Common Core: Our new national curriculum
According to the Montana Common Core Standards Document, issued by the Office of Public Instruction, the standards were written to “fulfill the charge issued by the states.” Where did this “charge” come from? The work was “led by the Council of Chief State School Officers (CCSSO) and the National Governors Association (NGA).” My question is this: When did Montana begin to be represented by associations and councils rather than our elected representatives in the legislature? Denise Juneau, our state superintendent, went to the Montana Board of Public Education, an appointed body of seven, to gain approval to mandate Common Core in all our schools. The Pioneer Institute published an in-depth financial analysis of Common Core and determined that it would cost the state of Montana about $40 million to implement. Where will that money come from, and why wasn’t the legislature the body to decide if this was the right path for Montana schools?
Common Core is a federal action hiding under cover of the CCSSO and the NGA. President Obama offered waivers to states from No Child Left Behind to join a national curriculum (Common Core was the only one) and then offered grants from his Race to the Top Program to states that joined Common Core. Federal Race to the Top money is being used to fund the tests for Common Core, which are extensive.
David Coleman, known as the architect of Common Core, has never even been a teacher. He professes to know how teachers should teach in the entire country and what they should teach, and yet, he is not a teacher. Coleman worked for McGraw-Hill (textbook publishing company) before leaving to create GROW a curriculum testing company which was later bought by McGraw-Hill. Bill Gates (who funded the creation of Common Core) and McGraw-Hill stand to make huge profits from Common Core. According to NextUp Research, the research arm of Global Silicon Valley Corp., the e-learning market in the United States is expected to grow $6.8 billion by 2015, up from $2.9 billion in 2010. According to Sanjeev Ahuja, the vice president of K-12 marketing for the company Blackboard, Common Core is a clear bonus for e-learning companies because “We don’t have to go and do 50 updates.” So this is a win-win for computer companies, more business and less cost, but what about our students and teachers?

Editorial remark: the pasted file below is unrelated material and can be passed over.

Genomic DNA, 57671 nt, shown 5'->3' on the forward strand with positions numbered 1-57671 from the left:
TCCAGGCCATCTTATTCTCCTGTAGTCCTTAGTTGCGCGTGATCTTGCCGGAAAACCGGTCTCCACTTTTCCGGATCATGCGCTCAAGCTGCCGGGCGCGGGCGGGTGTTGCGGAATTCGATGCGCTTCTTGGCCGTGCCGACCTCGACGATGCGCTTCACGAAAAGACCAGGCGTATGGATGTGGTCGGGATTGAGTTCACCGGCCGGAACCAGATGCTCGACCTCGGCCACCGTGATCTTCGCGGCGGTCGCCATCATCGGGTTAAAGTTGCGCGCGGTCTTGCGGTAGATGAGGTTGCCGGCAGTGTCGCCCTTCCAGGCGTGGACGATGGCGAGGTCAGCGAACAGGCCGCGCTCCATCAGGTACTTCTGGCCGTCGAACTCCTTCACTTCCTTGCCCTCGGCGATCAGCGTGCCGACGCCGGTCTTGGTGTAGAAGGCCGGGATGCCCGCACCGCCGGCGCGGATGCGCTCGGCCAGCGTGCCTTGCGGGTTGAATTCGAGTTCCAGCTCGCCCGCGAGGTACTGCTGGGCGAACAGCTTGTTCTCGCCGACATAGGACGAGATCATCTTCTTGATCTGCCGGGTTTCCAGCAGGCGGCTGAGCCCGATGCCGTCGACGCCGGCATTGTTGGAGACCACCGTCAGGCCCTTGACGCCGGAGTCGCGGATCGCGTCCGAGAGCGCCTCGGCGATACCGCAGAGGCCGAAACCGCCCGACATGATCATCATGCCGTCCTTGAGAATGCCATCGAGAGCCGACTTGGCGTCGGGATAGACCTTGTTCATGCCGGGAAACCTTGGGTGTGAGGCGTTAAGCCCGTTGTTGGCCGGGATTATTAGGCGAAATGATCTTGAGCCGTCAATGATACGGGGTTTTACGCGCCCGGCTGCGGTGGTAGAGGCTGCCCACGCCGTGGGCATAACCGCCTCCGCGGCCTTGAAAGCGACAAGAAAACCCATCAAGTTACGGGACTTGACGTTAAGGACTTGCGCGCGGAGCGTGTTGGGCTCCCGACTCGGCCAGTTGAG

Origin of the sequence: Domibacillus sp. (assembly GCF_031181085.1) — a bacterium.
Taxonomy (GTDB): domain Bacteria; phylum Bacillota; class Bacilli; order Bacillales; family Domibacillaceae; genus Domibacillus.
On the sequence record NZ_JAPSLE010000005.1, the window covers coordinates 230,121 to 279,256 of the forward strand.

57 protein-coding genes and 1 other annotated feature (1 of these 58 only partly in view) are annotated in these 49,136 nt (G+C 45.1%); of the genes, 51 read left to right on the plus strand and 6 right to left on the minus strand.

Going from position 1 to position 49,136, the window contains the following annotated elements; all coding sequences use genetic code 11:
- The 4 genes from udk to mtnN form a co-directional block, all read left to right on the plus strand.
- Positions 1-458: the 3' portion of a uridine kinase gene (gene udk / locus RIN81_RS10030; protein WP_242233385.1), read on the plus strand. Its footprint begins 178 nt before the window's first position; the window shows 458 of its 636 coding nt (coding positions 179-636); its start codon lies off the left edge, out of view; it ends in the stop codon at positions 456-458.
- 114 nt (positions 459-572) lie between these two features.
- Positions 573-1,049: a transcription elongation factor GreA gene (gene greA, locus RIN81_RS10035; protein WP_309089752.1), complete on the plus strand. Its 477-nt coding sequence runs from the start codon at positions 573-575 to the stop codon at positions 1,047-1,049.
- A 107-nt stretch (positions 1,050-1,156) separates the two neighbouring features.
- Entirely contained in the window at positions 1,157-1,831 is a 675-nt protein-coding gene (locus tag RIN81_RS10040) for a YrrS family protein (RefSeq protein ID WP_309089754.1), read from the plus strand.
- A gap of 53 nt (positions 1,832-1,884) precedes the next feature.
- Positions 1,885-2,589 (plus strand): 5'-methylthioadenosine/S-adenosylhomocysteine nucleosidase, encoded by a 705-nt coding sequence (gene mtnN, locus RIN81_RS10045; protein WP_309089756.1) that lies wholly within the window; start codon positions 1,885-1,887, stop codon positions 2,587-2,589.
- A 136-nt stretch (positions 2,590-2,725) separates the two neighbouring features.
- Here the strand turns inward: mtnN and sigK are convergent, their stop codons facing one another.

According to the Montana Common Core Standards, kindergartners will “Participate in shared research and writing projects,” first-graders will “write opinion pieces,” and second-graders will “participate in shared research and writing projects.” The school day is short and the amount of foundational learning, just math and reading basics alone, is vast. Do our students have time to do research and spend time discussing their opinions? Young children need to know something before they are ready to do research. Let’s let kids learn something before they begin questioning their parents and telling them that their opinions are based on their “research.”
The sample testing items for Common Core Curriculum that have come out are very revealing. Smarter Balanced (the consortia Montana has been signed up for) asks sixth-graders to figure out what they need to build a community garden to a given set of specifications. Sixth graders will also research and present reports on community service. They must research and present a five-minute speech on a “young wonder” of their choice. Eleventh-graders will read excerpts from a speech by women’s rights activist Susan B. Anthony. I didn’t see anything in the samples that indicated they would be teaching the free enterprise system and the wonders of our founding fathers and the United States Constitution.
Other countries that have federally mandated curriculums, like China and France, have found that a national curriculum did not put them at the top academically. China has never had a Nobel Prize winner. Many countries that perform worse than the United States on International assessments have national standards.
The outreach to the public from our Montana Board of Public Education was held almost exclusively for selected educators. Common Core was developed behind closed doors without public input and without research and trials. Montana needs to step back from Common Core and do financial and technological readiness analyses, as well as bring the public up to speed on this extensive and intrusive program that will take control away from teachers and local school boards.
Barbara Rush is a retired teacher from the Helena Public Schools.
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